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Experts are learning how COVID-19 may cause long-lasting symptoms. Getty Images
  • As the pandemic continues, we’re learning that many people who experience COVID-19 endure long-term health consequences called post-viral syndrome.
  • Symptoms include fatigue and brain fog.
  • The syndrome may be related to cytokines that cross the blood-brain barrier and affect the brain.

All data and statistics are based on publicly available data at the time of publication. Some information may be out of date.

COVID-19 can bring severe illness that may take weeks to overcome.

But even after surviving the initial infection, some people have symptoms that persist.

Six months after the disease was first identified, experts are learning about its long-term effects. We now know that the disease can cause heart damage, neurological issues that include stroke, and lung damage.

Dr. Anthony Fauci, Director of the National Institute of Allergy and Infectious Diseases and member of the White House Coronavirus Task Force, recently spoke on another, potentially debilitating, consequence of the infection: post-viral syndrome.

“Brain fog, fatigue, and difficulty in concentrating,” Dr. Fauci said at the International AIDS Conference. “So this is something we really need to seriously look at because it very well might be a post-viral syndrome associated with COVID-19.”

This condition is called myalgic encephalomyelitis (ME)-like illness. ME was previously called chronic fatigue syndrome (CFS).

“We see this with any virus, and it’s basically unexplained, persistent, relapsing fatigue. It’s most documented in women, twice as much as men,” Dr. Donna Casey, internist at Texas Health Presbyterian Hospital Dallas told Healthline. “We can now see documented abnormalities in your nervous, immune, and metabolic systems. So we’re seeing abnormalities in all three that creates myalgic encephalomyelitis.”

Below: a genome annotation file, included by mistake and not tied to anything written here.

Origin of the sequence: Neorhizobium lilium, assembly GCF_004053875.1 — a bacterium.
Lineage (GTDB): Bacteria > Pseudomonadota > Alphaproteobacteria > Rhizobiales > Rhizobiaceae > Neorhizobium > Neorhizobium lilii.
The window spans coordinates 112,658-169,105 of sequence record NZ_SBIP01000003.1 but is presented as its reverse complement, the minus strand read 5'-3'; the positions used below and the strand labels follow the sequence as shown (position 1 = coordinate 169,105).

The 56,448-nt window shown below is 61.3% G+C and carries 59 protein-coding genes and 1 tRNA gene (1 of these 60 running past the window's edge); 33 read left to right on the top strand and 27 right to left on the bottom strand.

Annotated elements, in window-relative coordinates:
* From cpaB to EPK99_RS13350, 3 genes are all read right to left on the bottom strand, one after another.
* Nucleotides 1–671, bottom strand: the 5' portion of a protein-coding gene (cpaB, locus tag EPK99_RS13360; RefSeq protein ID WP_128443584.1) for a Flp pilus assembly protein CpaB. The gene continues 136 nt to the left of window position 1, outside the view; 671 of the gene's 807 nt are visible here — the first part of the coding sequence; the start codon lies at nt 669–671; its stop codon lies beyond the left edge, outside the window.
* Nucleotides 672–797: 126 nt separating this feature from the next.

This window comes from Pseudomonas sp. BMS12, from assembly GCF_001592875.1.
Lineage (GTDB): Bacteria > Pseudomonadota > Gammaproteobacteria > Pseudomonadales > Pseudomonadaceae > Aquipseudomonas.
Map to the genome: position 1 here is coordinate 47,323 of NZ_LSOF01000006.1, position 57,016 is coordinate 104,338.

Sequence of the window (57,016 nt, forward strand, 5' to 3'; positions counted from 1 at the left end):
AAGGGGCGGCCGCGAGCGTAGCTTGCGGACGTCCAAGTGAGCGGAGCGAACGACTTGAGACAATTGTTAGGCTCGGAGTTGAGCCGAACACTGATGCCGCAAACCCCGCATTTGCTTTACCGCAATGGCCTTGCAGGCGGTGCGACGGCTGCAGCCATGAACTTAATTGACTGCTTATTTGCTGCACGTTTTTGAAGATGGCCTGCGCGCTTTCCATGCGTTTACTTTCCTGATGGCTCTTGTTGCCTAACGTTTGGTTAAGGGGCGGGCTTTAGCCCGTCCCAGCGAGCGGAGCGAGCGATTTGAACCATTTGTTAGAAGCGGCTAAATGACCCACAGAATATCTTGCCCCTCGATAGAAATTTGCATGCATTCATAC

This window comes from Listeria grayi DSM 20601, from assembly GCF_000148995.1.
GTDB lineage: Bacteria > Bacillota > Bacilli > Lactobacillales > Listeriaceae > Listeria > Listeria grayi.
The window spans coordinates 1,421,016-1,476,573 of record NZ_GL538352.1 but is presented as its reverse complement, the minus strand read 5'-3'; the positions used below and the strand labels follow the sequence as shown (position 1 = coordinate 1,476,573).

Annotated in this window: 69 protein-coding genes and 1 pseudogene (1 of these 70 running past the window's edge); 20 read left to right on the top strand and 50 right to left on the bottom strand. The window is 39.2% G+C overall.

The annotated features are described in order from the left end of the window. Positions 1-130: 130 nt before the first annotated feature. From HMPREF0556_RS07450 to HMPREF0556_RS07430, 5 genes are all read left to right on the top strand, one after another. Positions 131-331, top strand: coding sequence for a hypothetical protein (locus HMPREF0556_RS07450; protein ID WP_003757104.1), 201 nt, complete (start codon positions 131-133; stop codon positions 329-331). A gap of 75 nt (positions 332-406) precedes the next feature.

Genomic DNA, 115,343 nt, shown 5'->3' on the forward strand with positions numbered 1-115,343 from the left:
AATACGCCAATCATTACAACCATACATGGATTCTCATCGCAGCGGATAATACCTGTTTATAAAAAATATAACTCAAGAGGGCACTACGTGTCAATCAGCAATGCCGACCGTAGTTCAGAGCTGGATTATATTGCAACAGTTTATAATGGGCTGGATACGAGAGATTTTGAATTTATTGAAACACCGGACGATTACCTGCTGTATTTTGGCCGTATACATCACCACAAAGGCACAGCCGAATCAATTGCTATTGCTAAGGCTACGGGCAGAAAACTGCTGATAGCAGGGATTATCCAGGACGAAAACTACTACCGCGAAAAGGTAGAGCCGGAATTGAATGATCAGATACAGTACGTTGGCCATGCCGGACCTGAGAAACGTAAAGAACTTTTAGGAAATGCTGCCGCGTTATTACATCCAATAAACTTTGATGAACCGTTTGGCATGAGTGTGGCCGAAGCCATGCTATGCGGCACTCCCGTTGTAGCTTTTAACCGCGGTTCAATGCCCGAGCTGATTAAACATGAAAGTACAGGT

She added that it can affect people at all ages, but if you’re older and have other health issues, it can have a more lasting effect.

Casey emphasized that people with post-viral syndrome do improve with time. “Of course, we’re not at the six month mark for COVID, but my hospitalized patients, I’m seeing a lot of them once a week, and I can see them getting better.”

“I think, if you have diabetes and hypertension, you are more likely to have the cytokine storm which in turn means you’re going to end up in the ICU on a ventilator,” said Dr. Amir K. Ghiassi, pulmonologist with St. Joseph Hospital in Orange County, California.

“If your immune system isn’t able to fight it but you still have some degree of health — I think it just becomes kind of a long battle.”

Ghiassi underscored that, “What we do know is the people who get it, it takes a long time for them to recover.”

He warned that COVID-19 isn’t the regular flu “where you get it and recover, that’s what we’re trying to tell people.” Also, a big question is whether this is because of the live virus or “because of the immune system reacting the way it does that causes symptoms.”

Ghiassi said if a patient is experiencing the same symptoms, it’s likely they haven’t defeated the virus yet, but, “If symptoms go away, then a new set of symptoms come on, that’s a different story.”

“Treatment is focused on reassurance, self-care, and symptomatic control,” said Dr. Minh Nghi, internist at Texas Health Harris Methodist Hospital Southwest Fort Worth and Texas Health Physicians Group.

“Sleep disturbances are addressed with sleep hygiene measures: turn off lights in bedroom at night, no TV in bed, try not to be very active in bed such as trying to read a tablet,” specified Nghi. “Sometimes sleep medications or even low-dose antidepressants are used to help with sleep.” He added that meditation and yoga might also be effective.